The Organic Farming Industry in 2016 and its Future: What Lies Ahead for This Sector?
Organic farming has been an integral part of agricultural practices across the world for quite a long time now. The sustainable practice of producing and harvesting food stuffs like fruits & vegetables without using any type of chemicals has always garnered both appreciation and interest from many. These days, people from all walks of life are more than ready to invest in healthy and chemical free produce that can benefit their overall health in the long run, and are doing their bit to promote healthy living within the society.
In India, where the agriculture industry is the biggest in terms of human resource and total farming area, organic farming has been the most natural method of growing crops using natural fertilizers and manures like cow dung and organic compost. Following the green revolution and introduction of modern technology during the early 1960s in this sector, the Indian agriculture industry managed to transform for the better. It gradually witnessed a shift from traditional farming methods to introduction of synthetic fertilizers in an effort to safeguard and guarantee the safety of crops from various pests, diseases, and crop destroying insects.
These policies and initiatives ensured faster production of crops and accelerated the development of modern farming methods. Nevertheless, the usage of various chemicals & pesticides during different stages of farming and packaging made such products highly contaminated by the time it reached end consumers; and posed great danger to their overall well-being.
Challenges Hindering the Growth of Organic Farming in India
However, despite such positive facts, the analysis suggests that many agronomists are unconvinced about sustainability of growth and future of the Indian organic farming industry mostly due to lack of awareness about this sector, and consequent lack of branding and promotion for higher realization.Furthermore, the study also stated that while the central government has taken some effort to create awareness about organic farming, this space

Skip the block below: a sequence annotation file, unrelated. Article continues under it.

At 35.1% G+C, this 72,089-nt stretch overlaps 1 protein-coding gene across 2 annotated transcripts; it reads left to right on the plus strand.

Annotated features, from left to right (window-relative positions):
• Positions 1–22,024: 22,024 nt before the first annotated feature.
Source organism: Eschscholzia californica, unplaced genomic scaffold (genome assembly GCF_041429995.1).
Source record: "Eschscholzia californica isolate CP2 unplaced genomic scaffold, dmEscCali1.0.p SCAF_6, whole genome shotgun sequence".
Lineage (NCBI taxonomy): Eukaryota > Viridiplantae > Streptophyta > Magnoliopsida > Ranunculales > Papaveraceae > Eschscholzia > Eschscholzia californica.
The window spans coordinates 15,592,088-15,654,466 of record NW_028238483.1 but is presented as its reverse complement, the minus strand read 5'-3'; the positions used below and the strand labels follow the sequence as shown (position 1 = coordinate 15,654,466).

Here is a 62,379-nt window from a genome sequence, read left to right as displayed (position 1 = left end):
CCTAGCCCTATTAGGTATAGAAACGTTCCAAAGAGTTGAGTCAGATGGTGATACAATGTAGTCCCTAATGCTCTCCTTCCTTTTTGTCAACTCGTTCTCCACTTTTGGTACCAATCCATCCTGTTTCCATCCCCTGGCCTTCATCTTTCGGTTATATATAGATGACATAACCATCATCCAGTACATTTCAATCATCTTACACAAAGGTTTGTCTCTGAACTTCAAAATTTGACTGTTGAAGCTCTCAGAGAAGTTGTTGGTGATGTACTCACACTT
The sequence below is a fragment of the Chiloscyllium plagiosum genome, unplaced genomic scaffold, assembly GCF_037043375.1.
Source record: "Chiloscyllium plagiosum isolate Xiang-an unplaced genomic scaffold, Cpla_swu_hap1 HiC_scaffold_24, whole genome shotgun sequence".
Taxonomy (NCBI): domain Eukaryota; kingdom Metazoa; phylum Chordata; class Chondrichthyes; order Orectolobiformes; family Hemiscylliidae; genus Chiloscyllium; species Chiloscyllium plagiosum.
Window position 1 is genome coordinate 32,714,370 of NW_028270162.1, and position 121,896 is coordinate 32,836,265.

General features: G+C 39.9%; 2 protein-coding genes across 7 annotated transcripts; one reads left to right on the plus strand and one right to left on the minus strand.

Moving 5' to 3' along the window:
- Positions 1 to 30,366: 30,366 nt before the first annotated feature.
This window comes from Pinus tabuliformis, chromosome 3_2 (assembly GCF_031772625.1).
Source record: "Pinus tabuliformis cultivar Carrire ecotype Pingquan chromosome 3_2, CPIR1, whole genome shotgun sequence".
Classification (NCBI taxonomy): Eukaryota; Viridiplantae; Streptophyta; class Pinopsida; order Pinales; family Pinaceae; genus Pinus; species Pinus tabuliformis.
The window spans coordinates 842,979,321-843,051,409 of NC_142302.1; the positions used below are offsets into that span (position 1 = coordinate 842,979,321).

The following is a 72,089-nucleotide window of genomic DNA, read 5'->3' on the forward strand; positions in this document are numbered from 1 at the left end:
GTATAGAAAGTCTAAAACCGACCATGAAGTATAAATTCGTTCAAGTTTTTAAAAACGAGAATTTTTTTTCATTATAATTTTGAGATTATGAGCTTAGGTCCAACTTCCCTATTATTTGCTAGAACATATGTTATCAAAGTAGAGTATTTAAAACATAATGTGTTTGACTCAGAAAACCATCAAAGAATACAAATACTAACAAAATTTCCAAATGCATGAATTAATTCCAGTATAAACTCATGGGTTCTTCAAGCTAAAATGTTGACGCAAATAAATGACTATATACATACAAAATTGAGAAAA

requires the intervention of the state government as well. More than anything else, they can help in encouraging farmers to focus more on organic farming practices and minimize utilization of chemicals and pesticides.
Organic Farming in India – What do the numbers suggest?
According to a report published earlier in 2016 in a joint study conducted by industry body Assocham, and private research firm TechSci Research, the Organic foods market in India is estimated to be over USD 0.50 Billion. It is further projected to treble in the upcoming years, reaching up to USD 1.36 Billion within the next four years, i.e. by 2020. Overall, the organic foods segment in the country witnessed an estimated 25 per cent to 30 per cent growth, which is quite encouraging.
Why we need to start focusing and creating more awareness around organic farming?
In recent times, it has been observed by many industry insiders that certain farmers have begun to rely on unethical farming practices to increase production of crops. According to 101 India – an online youth-focused news portal, it was recently reported that some vegetable farmers use silicone sprays, colored dyes, and injections to keep the produce ‘fresh’ prior to selling them to customers. In the video report, a farmer is seen demonstrating how he, and many other vegetable vendors use silicone sprays to make unsold vegetables retain freshness by delaying the ageing process.
The eye opening report also revealed how most green vegetables are given their bright green color with the use of Malachite green, an industrial dye. Products were also shown to be injected with the oxytocin hormone to make them grow overnight by accelerating the maturing process. Furthermore, despite being aware of the harmful side-effects of such products, the farmers revealed that they had to rely on such methods in order to earn enough to feed their families. They also said that most customers tend to avoid buying vegetables which look old, but are actually fresh.
If this does not seem like an imminent danger to one’s health, consider this:
Following are some insights of certain market players in the Indian organic farming segment that are based on some troubling current trends in consumer buying activity, and the current market situation within this space:
Current perceptions of most consumers towards Fruits & Vegetables:
- 99.9 per cent of consumers are not aware about the source of produce, like fruits, vegetables, & greens that they buy and consume.
- What’s more, most consumers do not make any efforts to know or find out about the source of farm produce.